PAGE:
CENTRAL ASIA – Praying in the local language is one of the hardest things I’ve done on the mission field. My face has flushed hot with embarrassment as I trip over grammar and falter over each word. I can’t count how many times I’ve wondered if any of the spiritual words I’m stringing together in prayer make sense. But I’m convinced praying in the local language is one of the most important things I’ve done.
I recently visited my neighbor who had just celebrated her 98th birthday. She opened the present I brought her—two tubes of pain-relieving ointment from the U.S. and a copy of a newly published children’s Bible in her language.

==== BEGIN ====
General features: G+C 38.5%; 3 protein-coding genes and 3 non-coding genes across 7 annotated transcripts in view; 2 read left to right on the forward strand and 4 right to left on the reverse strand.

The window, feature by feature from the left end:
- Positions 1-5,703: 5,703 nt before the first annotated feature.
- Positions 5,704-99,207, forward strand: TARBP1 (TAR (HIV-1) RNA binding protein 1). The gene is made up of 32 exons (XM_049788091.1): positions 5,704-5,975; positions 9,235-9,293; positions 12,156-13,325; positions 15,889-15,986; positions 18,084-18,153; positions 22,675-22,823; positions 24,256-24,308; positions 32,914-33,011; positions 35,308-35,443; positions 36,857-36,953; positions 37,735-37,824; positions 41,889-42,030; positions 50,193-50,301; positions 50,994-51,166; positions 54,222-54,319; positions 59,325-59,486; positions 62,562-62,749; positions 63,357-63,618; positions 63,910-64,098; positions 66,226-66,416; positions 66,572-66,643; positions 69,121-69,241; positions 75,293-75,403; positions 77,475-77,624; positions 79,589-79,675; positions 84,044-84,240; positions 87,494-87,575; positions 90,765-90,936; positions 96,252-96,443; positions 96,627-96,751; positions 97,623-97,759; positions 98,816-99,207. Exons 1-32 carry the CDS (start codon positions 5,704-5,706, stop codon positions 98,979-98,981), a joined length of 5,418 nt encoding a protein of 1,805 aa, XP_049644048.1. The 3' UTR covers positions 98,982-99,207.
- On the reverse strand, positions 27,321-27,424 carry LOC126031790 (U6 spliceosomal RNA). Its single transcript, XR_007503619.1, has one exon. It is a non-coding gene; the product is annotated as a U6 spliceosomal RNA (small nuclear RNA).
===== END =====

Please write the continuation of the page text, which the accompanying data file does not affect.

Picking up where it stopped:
My friend’s heart is hard to Jesus. She doesn’t want to talk about spiritual things and says that she can’t hear me when I bring up eternal topics. But I learned that she will never say “no” to prayer. Before I left, I held her hand and prayed. I prayed for her ailing health. I prayed for God’s blessing on her new year of life. And I prayed that she would come to know Jesus.
It’s tempting to say that prayer is the only thing left I can try with my neighbor. But prayer is never a last-ditch activity. Prayer is central. Prayer is vital. I’ll continue to pray for her, and with her, for as long as I can.
Madeline Arthington is an IMB worker in Central Asia.